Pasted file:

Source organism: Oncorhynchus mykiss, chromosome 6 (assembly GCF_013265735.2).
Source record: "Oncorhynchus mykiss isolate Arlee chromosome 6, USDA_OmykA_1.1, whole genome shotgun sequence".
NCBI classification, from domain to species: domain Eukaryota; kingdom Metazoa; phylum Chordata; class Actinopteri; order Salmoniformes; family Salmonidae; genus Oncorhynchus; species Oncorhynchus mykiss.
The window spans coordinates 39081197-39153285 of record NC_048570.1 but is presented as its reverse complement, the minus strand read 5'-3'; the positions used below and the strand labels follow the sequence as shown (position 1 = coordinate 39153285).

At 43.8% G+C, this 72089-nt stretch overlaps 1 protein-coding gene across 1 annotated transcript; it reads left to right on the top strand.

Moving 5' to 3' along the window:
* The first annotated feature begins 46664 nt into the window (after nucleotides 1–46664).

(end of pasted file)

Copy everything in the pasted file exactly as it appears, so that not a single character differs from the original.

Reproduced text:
Source organism: Oncorhynchus mykiss, chromosome 6 (assembly GCF_013265735.2).
Source record: "Oncorhynchus mykiss isolate Arlee chromosome 6, USDA_OmykA_1.1, whole genome shotgun sequence".
NCBI classification, from domain to species: domain Eukaryota; kingdom Metazoa; phylum Chordata; class Actinopteri; order Salmoniformes; family Salmonidae; genus Oncorhynchus; species Oncorhynchus mykiss.
The window spans coordinates 39081197-39153285 of record NC_048570.1 but is presented as its reverse complement, the minus strand read 5'-3'; the positions used below and the strand labels follow the sequence as shown (position 1 = coordinate 39153285).

At 43.8% G+C, this 72089-nt stretch overlaps 1 protein-coding gene across 1 annotated transcript; it reads left to right on the top strand.

Moving 5' to 3' along the window:
* The first annotated feature begins 46664 nt into the window (after nucleotides 1–46664).